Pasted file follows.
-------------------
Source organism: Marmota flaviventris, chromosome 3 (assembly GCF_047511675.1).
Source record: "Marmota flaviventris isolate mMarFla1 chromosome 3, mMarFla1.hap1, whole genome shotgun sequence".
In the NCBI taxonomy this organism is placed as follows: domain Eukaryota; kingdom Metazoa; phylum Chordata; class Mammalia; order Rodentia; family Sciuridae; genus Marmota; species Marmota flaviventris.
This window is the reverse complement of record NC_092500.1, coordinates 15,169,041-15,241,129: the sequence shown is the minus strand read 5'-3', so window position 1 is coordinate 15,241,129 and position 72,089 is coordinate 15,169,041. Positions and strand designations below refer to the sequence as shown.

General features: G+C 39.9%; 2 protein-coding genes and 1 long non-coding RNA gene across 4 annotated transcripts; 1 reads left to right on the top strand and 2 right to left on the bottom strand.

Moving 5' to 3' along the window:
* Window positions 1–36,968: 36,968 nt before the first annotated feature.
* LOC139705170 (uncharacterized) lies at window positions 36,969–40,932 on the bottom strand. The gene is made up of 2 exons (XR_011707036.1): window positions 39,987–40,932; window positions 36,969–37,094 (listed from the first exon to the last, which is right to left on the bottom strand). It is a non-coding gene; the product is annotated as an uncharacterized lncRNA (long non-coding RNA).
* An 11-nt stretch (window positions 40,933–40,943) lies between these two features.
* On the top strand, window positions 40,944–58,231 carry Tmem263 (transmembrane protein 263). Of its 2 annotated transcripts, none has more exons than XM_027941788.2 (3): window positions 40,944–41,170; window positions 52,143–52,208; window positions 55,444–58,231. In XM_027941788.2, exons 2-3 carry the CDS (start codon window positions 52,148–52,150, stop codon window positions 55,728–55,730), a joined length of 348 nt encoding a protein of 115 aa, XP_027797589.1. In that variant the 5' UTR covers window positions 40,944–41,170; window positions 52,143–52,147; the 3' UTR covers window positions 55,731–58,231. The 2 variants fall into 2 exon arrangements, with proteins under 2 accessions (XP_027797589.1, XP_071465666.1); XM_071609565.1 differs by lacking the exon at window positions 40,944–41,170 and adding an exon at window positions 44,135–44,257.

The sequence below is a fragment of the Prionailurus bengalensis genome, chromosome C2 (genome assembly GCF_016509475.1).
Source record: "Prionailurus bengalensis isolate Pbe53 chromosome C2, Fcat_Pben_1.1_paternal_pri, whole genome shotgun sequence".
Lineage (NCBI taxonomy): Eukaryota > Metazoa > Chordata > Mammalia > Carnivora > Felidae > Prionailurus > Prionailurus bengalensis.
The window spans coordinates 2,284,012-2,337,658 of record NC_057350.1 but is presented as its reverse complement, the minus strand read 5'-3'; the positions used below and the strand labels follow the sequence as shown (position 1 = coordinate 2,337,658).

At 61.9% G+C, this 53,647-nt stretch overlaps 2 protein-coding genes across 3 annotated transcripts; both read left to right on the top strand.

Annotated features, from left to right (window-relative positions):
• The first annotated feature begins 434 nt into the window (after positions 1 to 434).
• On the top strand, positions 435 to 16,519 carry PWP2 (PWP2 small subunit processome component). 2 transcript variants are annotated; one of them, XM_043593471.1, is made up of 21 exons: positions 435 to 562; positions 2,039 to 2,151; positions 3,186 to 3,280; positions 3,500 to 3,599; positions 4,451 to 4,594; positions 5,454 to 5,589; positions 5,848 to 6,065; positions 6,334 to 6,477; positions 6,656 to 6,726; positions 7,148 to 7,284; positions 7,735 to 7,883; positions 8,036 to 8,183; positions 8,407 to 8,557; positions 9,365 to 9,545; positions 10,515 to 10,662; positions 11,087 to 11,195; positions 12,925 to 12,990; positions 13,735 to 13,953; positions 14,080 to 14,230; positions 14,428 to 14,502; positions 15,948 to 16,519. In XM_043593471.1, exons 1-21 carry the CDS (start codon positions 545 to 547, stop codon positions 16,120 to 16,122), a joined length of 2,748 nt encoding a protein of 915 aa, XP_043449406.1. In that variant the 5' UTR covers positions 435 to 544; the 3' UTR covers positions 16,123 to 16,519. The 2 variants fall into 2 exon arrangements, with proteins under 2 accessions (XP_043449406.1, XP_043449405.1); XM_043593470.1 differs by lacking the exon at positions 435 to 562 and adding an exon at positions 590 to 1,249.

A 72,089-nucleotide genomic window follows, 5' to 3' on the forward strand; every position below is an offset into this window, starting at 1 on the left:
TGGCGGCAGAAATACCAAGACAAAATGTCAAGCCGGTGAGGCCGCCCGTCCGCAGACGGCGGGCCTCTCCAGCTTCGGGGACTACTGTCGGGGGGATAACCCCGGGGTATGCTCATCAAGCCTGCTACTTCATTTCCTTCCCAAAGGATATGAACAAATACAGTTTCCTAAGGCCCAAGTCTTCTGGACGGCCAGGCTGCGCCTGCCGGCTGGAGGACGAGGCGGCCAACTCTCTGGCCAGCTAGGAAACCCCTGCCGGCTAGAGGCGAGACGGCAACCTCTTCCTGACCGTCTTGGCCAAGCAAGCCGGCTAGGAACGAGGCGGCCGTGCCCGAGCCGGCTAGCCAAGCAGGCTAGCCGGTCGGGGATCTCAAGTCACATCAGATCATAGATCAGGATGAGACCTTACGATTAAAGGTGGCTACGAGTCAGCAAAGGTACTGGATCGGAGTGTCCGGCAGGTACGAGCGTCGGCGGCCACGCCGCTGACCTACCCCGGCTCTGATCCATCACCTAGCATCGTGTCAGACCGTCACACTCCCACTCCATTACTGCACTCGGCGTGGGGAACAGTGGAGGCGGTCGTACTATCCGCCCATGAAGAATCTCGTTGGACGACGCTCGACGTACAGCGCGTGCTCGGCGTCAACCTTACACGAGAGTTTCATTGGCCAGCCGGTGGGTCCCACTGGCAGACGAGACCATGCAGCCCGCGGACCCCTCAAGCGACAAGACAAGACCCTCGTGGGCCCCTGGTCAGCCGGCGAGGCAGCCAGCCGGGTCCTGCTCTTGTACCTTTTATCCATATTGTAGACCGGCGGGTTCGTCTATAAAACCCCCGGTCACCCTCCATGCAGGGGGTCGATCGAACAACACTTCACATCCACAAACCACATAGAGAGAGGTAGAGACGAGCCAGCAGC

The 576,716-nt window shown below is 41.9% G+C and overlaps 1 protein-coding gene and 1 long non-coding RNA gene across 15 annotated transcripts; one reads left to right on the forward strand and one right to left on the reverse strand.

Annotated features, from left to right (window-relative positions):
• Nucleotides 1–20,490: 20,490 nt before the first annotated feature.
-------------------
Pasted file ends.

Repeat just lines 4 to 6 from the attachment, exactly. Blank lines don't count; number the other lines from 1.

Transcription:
This window is the reverse complement of record NC_092500.1, coordinates 15,169,041-15,241,129: the sequence shown is the minus strand read 5'-3', so window position 1 is coordinate 15,241,129 and position 72,089 is coordinate 15,169,041. Positions and strand designations below refer to the sequence as shown.

General features: G+C 39.9%; 2 protein-coding genes and 1 long non-coding RNA gene across 4 annotated transcripts; 1 reads left to right on the top strand and 2 right to left on the bottom strand.

Moving 5' to 3' along the window: